Yes, he said, his soldiers were upset at first, but they'd get over it. They had a mission, and they were performing very well.
He acknowledged this would create hardships -- but they'd be back, he promised, before the leaves changed colors in the fall.
That promise was little consolation to Teri Walen. She hadn't wanted her son, Chad Malmberg, to go to Iraq in the first place. She had been awaiting his return, clearing the decks so she could devote herself to him full time.
She had worried from the day he left -- and now she'd worry for another four months.
Walen became so depressed she couldn't drag herself out of bed. She felt as if she were walking in quicksand. The pressures mounted at home, too: Her mother was dying, as was her husband's father. Two of their children were getting married. It all became too much to bear.
After talking with the church counselor, she visited a doctor, who prescribed antidepressants. Within weeks, she was better.
On the afternoon of Jan. 26, Teri Walen, mother of a soldier and wife of a Lutheran pastor, spoke to about 100 women at a Christian retreat. She talked about technology that bridges the gap between troops and their families.
As wonderful as it is, she said, maybe it isn't always a good idea for loved ones to expect daily contact with Iraq. It puts too much stress on the troops.
As Walen finished her talk, a new day had dawned in Iraq.
Before that day ended, Chad would lead a convoy into hell.
Chad Malmberg saw the white-yellow flash and giant plumes of smoke a mile down the road. Even before the ground shook, he knew what it was.
He had traveled this main supply route south of Baghdad dozens of times and seen the yawning craters left by IEDs that had killed and maimed others.
As the convoy inched forward, Malmberg knew the enemy was somewhere. The left side of the six-lane road was wide-open desert; they had to be on the right, somewhere among hilly palm groves, berms, canals and trees.
The soldiers scanned the inky darkness, consulting by radio, trying to pinpoint the enemy's location. Could it be that bomb ahead was all the insurgents had planned?
Within minutes, they got their answer.
The crackle of AK-47s soon filled the night air, along with the whoosh of rocket-propelled grenades.
The American troops responded with machine gun fire, moving their Humvees to get a better view of the enemy.
About 20 enemy muzzle flashes -- evenly spaced -- lined the route. This was a well-coordinated attack. There was a convoy ahead of them, and others behind.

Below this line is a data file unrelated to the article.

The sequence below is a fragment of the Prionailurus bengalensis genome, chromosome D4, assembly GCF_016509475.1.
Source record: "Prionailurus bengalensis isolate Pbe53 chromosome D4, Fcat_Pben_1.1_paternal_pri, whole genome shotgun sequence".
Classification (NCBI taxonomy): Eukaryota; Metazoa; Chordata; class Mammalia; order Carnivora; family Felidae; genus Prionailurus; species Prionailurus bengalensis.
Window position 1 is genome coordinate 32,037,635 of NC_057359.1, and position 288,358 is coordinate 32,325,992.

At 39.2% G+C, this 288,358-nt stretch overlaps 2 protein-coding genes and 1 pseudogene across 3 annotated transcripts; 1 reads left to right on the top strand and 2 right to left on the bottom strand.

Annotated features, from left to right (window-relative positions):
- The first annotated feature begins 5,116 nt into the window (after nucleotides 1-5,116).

They were trapped.
"Wolf 5-6," Malmberg radioed. "Troops in contact! Just north of checkpoint 30 on MSR Tampa."
He was the convoy commander, in the lead vehicle among five armored Humvees embedded with 20 civilian flatbed trucks that had just delivered construction materials.
Malmberg was a methodical guy. He liked to draw up lists in his head.
He ticked off possibilities. What do we do if we have a casualty? What do we do if a Humvee blows up?
He instructed one truck to call in air support, one to alert other Army units in the area.
At the rear of the convoy, a gunner in Truck 4 blasted away with a .50-caliber machine gun, but the insurgents kept advancing.
"We need to end this," Malmberg told his driver.
"Truck 4," he barked over the radio. "En route to your location with AT-4."
The AT-4 -- an anti-tank shoulder-fired rocket -- was the biggest weapon in their arsenal. Malmberg's driver made a U-turn and raced down the pocked highway to the back of the convoy a quarter-mile away.
Malmberg adjusted the sight on the AT-4 for distance, removed the safety pin and released the battle lock on his door. He told his gunner and Truck 4 to keep shooting.
When he jumped out of the passenger door, it sounded like a rifle range. Using the hood of the Humvee as a shield, Malmberg aimed and fired the rocket. It spiraled through the air, then struck the target -- a cluster of muzzle flashes.
Malmberg rocked back from the force. His ears, covered by a headset, rang as he dashed back into the truck. He was thrilled he didn't demolish the hood.
He plugged in his headset connected to the internal radio network.
"AT-4 out!" he shouted, so everyone in the convoy knew he had deployed the rocket.
Helicopters had swooped in and out, but had been unable to open fire on the insurgents because rifle and machine gun fire were bouncing around everywhere.
After he launched the rocket, there was a lull. Malmberg gave himself a mental high five, thinking: We've got them. His truck headed back to the front of the convoy.
But minutes later, there was more enemy fire.
It was louder. And faster.
Instead of pop. Pop. Pop. It was poppoppopoppop.
The insurgents still were out there. Lots of them. And they were moving closer.
To be continued.